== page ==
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Apr 10, 2017 6:01 PM CST
|Silver hybrid Dyckia seedling|
Apr 10, 2017 6:01 PM CST
|Knew this one was yours as soon as I saw it. |
Laugh and the world laughs with you. Cackle maniacally and people back away from you slowly.
Apr 10, 2017 6:41 PM CST
2017 - my very first garden
Apr 10, 2017 6:42 PM CST
|Really interesting banner!|
Keep Calm and Carry On
Apr 10, 2017 7:56 PM CST
|Thanks, guys. |
lovemyhouse said:Knew this one was yours as soon as I saw it.
Spiniest garden around!!
Full size photos of 3 seedling Dyckia hybrids from that batch... yes, the spines are for real. The silver plants will be much brighter in the sun.
Apr 10, 2017 8:00 PM CST
|Beautiful, Baja! I am falling in love with Dyckias. Right now I just have the Dyckia 'Arizona'. |
It's very overgrown with a lot of pups in the pot. How in the world do you separate them? I managed to pull off one pup to share with my daughter. The rest are still waiting for me to figure out a way not to bleed.
Apr 10, 2017 8:15 PM CST
|Yeah there's a good way to do that and a bad way to do that. Difference being the amount of blood involved.|
Take the plant out of its pot so you can get at the offsets from the side and the bottom, away from the spines. Remove all the top dressing and maybe use the point of a chopstick to carve out the soil right around the base of the offset, so it has more freedom of motion. Remove the offset by using a sideways wiggling motion. I like to go from one offset to the next and wiggle each one a little, then get back to the first and it will move more. You'll get a much better sense when you've done it a few times. The key is a sideways motion.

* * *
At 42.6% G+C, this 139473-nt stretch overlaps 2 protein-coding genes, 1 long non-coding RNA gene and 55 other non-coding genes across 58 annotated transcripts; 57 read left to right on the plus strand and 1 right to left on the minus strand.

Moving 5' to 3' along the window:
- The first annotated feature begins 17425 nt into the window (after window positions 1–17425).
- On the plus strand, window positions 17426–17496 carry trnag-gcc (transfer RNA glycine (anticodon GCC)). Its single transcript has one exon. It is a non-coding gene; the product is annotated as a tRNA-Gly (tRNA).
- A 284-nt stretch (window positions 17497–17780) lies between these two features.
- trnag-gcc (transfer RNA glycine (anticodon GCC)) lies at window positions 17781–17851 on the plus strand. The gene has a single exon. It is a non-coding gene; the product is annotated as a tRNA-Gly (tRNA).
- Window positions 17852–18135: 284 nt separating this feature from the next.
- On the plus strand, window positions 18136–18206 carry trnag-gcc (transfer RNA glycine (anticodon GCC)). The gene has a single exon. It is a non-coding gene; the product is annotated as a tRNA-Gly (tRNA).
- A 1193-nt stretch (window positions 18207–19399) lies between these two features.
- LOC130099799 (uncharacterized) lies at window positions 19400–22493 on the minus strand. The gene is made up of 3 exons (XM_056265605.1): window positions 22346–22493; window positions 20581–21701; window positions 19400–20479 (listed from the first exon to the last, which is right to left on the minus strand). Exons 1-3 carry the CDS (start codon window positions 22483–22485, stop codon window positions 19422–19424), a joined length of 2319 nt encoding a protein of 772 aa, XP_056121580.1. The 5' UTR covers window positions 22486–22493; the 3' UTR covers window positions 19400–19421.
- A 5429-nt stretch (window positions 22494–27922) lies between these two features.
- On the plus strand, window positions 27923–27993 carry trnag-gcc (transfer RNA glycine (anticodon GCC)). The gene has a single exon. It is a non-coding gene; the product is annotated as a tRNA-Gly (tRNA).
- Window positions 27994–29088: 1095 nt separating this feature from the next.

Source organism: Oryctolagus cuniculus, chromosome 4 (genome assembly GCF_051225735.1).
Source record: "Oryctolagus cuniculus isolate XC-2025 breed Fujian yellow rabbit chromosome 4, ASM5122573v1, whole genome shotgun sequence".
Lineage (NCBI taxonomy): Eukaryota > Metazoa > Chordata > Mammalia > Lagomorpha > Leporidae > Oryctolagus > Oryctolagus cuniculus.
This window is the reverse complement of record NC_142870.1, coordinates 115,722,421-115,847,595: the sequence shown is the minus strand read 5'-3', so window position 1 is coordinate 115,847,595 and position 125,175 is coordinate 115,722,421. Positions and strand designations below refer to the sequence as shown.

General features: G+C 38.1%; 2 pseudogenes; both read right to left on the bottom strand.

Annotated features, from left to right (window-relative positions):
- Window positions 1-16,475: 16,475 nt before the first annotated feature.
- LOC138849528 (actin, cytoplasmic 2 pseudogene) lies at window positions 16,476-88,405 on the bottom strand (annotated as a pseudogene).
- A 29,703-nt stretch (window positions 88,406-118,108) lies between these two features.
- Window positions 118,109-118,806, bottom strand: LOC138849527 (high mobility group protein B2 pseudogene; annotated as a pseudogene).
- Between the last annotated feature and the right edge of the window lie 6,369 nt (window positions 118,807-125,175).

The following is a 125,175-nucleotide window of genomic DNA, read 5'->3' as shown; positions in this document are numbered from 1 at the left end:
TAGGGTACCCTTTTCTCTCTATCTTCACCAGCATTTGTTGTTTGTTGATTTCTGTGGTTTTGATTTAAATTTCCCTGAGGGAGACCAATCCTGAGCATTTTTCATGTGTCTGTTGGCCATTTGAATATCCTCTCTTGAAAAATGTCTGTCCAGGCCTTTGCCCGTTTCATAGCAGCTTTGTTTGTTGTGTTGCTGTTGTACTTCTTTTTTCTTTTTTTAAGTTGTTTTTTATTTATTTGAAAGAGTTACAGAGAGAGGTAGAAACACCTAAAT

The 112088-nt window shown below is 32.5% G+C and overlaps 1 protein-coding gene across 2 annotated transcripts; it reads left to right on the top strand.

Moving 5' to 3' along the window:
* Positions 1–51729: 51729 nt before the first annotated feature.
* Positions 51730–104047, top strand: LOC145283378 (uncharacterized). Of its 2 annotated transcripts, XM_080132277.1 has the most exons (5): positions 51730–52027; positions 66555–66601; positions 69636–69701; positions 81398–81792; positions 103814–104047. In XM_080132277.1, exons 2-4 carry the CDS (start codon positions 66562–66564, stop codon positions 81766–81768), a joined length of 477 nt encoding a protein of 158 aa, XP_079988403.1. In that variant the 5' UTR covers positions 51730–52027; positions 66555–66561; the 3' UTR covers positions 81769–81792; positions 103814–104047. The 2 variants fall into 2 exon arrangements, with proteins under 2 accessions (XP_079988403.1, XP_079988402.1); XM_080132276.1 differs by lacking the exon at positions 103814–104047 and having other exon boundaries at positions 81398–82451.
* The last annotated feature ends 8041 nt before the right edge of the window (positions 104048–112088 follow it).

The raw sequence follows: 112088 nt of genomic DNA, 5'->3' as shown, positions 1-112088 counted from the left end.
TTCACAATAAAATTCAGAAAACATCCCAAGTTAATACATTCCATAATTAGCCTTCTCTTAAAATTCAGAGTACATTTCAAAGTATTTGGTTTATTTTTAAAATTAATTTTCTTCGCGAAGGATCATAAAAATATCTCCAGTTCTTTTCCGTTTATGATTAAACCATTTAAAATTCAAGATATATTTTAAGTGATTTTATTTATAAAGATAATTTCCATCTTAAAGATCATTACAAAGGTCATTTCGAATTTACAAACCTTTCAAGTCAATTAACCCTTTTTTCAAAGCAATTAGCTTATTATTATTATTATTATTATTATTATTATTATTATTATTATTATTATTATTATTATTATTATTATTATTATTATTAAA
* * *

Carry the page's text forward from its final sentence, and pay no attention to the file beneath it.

Ideally you want to retain as much root as the offsets may already have developed. That's something to pay attention to once you've released the main connection with the mother, maybe use a chopstick to work in and around the roots so there's a way they can slide out. If the offset has no roots, then pot it up anyway and it will sprout new ones. Just protect rootless offsets from direct sun and try to be patient.
To be clear, there are two ways these plants branch: at the base, axillary branches, which is what I'm talking about; or at the growth point, by division into 2 or 3. Both types of branching are evident in the second picture above. The second kind of branch is rather difficult to separate and start (different approach required) but it's sometimes all you've got to work with, given an older plant.
Apr 10, 2017 8:18 PM CST
|Thank you. I'll give it a try tomorrow. Mine seem to all be coming out at the base of the plant. It's a real mess at the moment. I'm hoping I can get them potted up individually.|
Apr 10, 2017 8:20 PM CST
|Great banner! 🌵🌵🌵🌵🌵 Your expertise is impressive only surpassed by your photography.|
Apr 10, 2017 8:23 PM CST
|It is a great banner, and I do appreciate you sharing your expertise.|
Apr 10, 2017 8:39 PM CST
|Nice... almost as good as an Agave. Almost.|
Apr 10, 2017 9:09 PM CST
|Try some dyckias, Tim! They're all fun.|
Apr 11, 2017 7:53 AM CST
|Love the banner. Also thanks for the instructions on dividing the plants. I don't have any as yet, but might consider them in the future.|
Any day you wake up on the sunny side of the grass is a good day.
"The moving hand writes and having writ moves on. Neither all thy piety nor all thy wit can lure it back to cancel half a line nor all thy tears wash out a word of it." The Rubiyat by Omar Khayyam
Apr 11, 2017 9:42 AM CST
|The single best reason to keep these plants is the flowers, which are amazing hummingbird magnets.... kind of a plus relative to agaves because they appear at least once a year.|